By Sebastián Encina, Collections Manager
We are living in interesting times. COVID-19 has changed our daily routines and lifestyles. We are no longer socializing as we normally do. Museums, galleries, and businesses remain closed in order to stymie the spread of the coronavirus. Instead, we work from home as we can, making adjustments to the database, writing policies, connecting with colleagues. We try to carry on as normal — as normal as we can make it.
For Kelsey Museum staff, working from home is difficult, as so much of what we do revolves around art and artifacts. We cannot bring these objects home with us. During this time, our kitchen tables become our offices, our couches our desks. Meetings become virtual, and colleagues get to show off their homes and their pets to their coworkers.
The Kelsey archives also represent the sense of home. For this month’s “From the Archives,” we present several photographs of the Karanis dig house, which was constructed specifically for the staff who worked at the site in the 1920s and 1930s. Viewing these photos gives us a chance to view both the living and working spaces for the likes of E. E. Peterson, Harold Falconer, Frederick Joslin, Joy Fletcher-Allen, George Swain, and so many more. While they were in Egypt, life centered around this house. Work happened here. Laundry happened here. Cooking happened here. Pets lived here. And the residents of the house documented their surroundings and home life.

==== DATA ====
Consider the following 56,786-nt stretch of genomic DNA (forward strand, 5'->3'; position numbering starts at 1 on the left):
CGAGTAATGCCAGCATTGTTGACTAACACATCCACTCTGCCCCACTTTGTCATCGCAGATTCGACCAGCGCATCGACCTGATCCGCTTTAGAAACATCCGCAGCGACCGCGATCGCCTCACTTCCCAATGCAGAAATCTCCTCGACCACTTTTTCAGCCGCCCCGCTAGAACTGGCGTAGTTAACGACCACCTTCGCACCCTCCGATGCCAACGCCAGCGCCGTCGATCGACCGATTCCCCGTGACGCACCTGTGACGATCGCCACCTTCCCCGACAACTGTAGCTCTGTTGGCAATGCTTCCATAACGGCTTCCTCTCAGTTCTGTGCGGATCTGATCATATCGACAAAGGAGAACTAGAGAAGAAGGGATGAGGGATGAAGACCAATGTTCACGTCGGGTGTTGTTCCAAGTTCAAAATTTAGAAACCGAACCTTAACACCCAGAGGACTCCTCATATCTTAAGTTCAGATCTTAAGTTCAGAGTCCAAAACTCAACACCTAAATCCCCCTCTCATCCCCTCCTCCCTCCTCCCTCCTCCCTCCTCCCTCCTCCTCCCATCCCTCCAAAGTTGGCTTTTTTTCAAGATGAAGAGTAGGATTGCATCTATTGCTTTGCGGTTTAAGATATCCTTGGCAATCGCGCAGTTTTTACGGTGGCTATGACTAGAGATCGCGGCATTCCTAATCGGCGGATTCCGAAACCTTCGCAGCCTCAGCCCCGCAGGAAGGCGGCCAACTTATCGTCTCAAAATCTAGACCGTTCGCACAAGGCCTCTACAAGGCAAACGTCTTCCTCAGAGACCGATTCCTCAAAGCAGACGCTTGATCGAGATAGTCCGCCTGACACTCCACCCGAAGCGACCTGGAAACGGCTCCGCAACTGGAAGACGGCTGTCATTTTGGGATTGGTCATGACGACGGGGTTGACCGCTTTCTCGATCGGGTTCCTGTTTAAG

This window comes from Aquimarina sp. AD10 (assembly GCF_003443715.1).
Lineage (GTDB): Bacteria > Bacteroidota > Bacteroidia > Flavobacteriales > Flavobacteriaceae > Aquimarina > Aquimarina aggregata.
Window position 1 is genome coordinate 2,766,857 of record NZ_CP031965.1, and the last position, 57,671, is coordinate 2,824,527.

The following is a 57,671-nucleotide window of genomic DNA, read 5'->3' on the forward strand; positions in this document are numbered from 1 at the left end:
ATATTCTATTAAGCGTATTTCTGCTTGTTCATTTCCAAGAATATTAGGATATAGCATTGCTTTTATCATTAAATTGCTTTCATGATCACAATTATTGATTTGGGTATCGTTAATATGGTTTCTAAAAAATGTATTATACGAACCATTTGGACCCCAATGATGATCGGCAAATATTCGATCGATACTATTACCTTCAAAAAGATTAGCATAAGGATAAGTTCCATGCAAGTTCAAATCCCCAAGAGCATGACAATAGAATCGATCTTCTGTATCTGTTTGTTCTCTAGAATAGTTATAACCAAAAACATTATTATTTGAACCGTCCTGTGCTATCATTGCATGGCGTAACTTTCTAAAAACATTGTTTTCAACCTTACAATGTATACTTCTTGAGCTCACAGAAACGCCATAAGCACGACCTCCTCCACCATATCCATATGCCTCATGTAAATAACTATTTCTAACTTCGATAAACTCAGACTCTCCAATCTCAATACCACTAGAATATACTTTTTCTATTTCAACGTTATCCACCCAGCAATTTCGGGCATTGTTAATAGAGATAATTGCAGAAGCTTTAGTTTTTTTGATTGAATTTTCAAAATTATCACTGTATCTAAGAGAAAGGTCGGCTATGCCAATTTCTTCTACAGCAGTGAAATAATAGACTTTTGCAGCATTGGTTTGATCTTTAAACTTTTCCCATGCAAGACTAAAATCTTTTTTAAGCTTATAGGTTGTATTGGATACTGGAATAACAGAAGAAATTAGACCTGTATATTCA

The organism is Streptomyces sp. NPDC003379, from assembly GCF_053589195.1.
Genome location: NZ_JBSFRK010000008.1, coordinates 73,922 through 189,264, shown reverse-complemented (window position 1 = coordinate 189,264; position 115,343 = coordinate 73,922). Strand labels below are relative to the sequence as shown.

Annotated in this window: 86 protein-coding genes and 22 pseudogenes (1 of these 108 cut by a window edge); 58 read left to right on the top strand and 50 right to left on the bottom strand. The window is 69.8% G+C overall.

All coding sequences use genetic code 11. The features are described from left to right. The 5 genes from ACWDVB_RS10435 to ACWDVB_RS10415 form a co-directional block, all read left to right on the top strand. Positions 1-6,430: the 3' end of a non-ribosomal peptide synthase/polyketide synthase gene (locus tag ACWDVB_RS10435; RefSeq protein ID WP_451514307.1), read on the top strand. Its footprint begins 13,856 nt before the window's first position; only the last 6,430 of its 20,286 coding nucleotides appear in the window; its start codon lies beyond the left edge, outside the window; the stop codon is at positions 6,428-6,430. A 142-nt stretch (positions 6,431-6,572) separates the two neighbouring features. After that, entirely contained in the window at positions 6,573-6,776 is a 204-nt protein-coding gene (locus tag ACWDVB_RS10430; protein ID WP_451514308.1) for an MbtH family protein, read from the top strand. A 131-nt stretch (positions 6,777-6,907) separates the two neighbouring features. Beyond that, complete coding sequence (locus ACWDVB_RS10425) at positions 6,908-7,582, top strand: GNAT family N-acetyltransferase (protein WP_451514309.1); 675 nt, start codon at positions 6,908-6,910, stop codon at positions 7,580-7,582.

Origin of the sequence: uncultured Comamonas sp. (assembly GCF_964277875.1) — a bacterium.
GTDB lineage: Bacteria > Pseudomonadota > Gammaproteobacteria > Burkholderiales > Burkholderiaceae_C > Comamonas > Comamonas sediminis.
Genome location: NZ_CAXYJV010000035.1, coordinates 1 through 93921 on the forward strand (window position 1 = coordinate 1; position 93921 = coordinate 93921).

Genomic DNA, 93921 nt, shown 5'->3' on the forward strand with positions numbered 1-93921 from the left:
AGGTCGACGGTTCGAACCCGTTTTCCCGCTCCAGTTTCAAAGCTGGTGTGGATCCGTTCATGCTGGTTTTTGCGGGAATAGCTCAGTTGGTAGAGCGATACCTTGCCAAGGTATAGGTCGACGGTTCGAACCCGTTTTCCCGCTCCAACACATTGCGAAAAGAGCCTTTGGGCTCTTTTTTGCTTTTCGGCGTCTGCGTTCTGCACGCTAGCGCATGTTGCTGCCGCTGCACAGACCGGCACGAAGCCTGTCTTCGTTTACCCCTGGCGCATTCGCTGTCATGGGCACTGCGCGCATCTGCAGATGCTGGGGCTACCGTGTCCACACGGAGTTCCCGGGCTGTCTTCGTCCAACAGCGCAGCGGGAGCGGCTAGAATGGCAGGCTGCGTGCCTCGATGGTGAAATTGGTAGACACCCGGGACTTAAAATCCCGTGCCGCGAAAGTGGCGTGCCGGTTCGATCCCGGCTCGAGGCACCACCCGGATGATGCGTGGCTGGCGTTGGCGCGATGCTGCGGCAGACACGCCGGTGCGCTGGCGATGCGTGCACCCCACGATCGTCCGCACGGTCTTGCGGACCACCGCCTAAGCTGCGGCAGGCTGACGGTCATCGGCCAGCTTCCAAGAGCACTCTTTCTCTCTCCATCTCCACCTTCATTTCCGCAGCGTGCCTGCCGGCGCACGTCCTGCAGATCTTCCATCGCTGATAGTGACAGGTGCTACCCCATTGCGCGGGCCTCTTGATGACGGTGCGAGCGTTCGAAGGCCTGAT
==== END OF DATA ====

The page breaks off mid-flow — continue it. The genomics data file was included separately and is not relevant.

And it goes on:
In these pictures, we see just that. We see the house as it stood in the 1920s and early 1930s (much has changed since its original construction), the staff helping with laundry, with cooking, Mrs. Joy Fletcher-Allen serving as hostess. Less than 100 years ago, the Karanis staff was operating in ways similar to our current experience, albeit under very different circumstances. Eventually, the Karanis staff returned to their normal routines, and in time, so will we.
Camp house at Kom Aushim (Karanis), with flags flying in honor of H. E. Ismail Sidy Pasha’s visit to the Fayum.